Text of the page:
Are y’all sick of the tomato and herb overload around here yet?
Gardens are such a funny thing- ten months of the year, I am looking at the soon-to-be-garden or not-yet-producing-garden or once-garden, wishing for September. And then IN September, the constant hum of the dehydrator and whir of the food processor makes the ‘fun part’ of the garden sort of a blur.
That being said, basil might win the award for Most Useful Item Grown in the Garden just because of this pesto recipe (which, incidentally, might be my favorite perk of the garden…). It’s a toss up between this and the sundried tomatoes (good alone, better together). Too close to call.
I’m not exaggerating when I say that we eat a heckuvalota pesto in the winter. Like every week alot (between homemade pizza and pesto pasta). It is delicious, cheap, and, since it freezes well, extends the freshness of the garden (and the financial benefit of the garden) through the winter!
To support our pesto habit, we grow a ton of basil. And then I make batch after batch of pesto. Most of it goes into ice cube trays for our winter pesto-ing, but I have to admit that it’s probably best straight from the food processor, dropped in large dollops on into a bowl of pasta with tomatoes from the garden and fresh mozzarella. Mmmmm.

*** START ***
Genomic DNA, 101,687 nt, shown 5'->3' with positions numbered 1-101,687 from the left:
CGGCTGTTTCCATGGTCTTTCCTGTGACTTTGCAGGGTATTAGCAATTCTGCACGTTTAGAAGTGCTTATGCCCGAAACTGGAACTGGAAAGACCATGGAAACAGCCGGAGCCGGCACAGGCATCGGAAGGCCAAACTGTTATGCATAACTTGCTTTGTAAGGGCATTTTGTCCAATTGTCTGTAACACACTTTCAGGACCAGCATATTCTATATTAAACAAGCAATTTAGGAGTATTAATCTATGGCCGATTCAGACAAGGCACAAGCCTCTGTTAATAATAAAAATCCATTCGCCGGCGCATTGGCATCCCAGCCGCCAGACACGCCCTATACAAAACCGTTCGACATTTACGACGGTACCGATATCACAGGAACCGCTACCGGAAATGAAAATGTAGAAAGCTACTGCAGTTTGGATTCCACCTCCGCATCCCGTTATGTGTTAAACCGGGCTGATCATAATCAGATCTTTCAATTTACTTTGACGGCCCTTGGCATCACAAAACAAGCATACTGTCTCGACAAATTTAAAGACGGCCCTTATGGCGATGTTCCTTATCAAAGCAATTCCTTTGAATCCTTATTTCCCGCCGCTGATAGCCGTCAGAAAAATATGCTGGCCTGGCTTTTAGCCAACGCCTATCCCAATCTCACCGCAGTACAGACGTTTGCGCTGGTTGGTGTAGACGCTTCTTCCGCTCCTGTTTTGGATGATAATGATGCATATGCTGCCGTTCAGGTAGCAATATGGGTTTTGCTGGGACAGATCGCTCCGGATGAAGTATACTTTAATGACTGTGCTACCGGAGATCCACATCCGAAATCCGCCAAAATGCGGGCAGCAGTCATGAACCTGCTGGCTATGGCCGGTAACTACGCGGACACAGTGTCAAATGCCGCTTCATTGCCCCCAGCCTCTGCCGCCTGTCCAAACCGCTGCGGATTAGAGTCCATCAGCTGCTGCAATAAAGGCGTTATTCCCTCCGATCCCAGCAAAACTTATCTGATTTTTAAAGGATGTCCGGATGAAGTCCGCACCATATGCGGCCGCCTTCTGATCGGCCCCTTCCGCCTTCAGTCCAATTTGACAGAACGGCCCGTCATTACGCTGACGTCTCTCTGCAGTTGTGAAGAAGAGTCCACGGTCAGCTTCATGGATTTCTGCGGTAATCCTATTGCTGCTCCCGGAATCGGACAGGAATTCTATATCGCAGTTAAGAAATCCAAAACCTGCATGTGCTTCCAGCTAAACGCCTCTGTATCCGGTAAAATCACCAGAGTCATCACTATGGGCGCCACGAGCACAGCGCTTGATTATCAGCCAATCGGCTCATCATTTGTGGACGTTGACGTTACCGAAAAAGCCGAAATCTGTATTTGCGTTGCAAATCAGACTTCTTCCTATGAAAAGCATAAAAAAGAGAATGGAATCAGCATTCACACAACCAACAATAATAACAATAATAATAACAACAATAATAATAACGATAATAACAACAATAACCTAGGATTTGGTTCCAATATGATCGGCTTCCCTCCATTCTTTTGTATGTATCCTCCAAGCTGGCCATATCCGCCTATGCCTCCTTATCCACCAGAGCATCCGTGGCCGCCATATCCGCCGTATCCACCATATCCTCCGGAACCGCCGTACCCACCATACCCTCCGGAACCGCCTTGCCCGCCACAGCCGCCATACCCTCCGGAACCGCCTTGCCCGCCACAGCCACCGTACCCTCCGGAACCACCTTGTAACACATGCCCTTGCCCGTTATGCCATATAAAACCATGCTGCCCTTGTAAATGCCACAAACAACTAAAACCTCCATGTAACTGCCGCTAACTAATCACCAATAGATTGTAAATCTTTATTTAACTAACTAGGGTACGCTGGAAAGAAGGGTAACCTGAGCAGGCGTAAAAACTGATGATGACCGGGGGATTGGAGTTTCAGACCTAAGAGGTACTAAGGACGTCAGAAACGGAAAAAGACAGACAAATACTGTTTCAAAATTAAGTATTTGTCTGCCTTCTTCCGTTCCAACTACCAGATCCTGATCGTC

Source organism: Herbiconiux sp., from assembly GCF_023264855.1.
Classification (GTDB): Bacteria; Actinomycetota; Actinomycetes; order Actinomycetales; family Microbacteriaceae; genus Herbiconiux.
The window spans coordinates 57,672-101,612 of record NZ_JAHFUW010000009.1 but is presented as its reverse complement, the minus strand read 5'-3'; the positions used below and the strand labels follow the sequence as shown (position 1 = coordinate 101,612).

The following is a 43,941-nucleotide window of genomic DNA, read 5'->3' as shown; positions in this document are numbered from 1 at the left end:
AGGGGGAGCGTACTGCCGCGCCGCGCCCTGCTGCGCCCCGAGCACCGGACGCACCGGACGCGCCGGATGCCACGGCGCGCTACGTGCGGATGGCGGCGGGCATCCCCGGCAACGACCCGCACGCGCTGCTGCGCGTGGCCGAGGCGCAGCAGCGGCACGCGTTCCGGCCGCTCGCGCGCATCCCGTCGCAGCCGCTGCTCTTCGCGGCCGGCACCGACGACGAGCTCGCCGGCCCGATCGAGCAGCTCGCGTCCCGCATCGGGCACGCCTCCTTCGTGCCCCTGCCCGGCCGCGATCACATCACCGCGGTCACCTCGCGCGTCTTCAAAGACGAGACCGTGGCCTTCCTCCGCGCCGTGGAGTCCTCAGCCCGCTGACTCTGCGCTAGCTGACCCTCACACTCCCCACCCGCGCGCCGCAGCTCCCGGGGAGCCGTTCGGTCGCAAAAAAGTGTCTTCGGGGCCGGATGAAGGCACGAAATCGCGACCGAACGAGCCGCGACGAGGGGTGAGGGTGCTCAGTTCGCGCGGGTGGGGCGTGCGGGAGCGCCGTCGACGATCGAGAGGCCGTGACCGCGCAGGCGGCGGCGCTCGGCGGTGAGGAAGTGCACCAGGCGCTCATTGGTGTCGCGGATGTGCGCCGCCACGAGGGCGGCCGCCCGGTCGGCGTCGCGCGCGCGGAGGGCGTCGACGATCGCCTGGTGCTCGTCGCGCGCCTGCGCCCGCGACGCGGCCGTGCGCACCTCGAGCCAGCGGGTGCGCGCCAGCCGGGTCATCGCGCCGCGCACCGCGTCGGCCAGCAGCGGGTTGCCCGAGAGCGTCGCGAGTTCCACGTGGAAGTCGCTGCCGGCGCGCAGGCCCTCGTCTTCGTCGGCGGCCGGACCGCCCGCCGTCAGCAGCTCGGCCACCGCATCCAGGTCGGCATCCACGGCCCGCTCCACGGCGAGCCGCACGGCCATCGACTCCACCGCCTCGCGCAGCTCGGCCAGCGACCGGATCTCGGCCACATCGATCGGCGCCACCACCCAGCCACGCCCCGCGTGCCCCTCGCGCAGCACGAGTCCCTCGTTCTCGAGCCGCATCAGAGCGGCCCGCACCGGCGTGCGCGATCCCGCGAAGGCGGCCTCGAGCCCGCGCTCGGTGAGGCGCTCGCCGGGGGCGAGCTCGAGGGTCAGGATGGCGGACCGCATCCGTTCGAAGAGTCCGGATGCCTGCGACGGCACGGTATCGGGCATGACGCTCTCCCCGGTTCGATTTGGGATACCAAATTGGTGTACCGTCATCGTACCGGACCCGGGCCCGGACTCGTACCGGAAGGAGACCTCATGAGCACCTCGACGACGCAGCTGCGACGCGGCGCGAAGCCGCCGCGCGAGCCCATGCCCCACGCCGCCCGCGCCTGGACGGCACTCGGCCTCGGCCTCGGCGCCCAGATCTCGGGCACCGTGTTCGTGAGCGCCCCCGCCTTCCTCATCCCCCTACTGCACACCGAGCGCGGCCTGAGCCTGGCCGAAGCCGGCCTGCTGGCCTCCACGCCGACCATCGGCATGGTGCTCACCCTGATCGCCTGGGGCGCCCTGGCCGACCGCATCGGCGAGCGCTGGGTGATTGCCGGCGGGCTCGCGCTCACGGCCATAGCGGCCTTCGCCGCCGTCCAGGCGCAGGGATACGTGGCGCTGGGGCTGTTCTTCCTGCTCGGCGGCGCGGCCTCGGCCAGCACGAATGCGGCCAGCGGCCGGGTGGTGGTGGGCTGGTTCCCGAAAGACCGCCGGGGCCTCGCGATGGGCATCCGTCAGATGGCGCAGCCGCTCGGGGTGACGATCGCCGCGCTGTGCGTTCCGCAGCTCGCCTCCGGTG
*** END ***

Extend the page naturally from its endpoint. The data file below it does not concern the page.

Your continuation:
1 1/2 c basil
1 1/2 c spinach*
1/2 c parmesan
4-10 garlic cloves (adjust depending on how much you love garlic)
1/2 c walnuts (you can also use pine nuts, but walnuts are much less pricey right now)
1/4 c lemon juice
1/4 c olive oil
*You can just as easily make this entirely with basil (and we sometimes do). Cutting it with spinach doesn’t change the flavor much, but makes it more affordable.
Mix everything in the food processor, minus the olive oil and the lemon juice.
Once everything is blended, add in the olive oil and lemon juice and mix.
Reserve some of the pesto for dinner! Seriously.
Scoop the rest of the basil into ice cube trays and freeze. Once frozen, store in ziploc freezer bags (mark with the date) and use all winter.**
**A note about serving size- we usually use about 5 ‘cubes’ of pesto to make our family dinners. We defrost it first in the microwave if we’re using it on pizza, but, if we’re making pasta, just drop the frozen cubes into a warm pot of noodles- no defrosting necessary.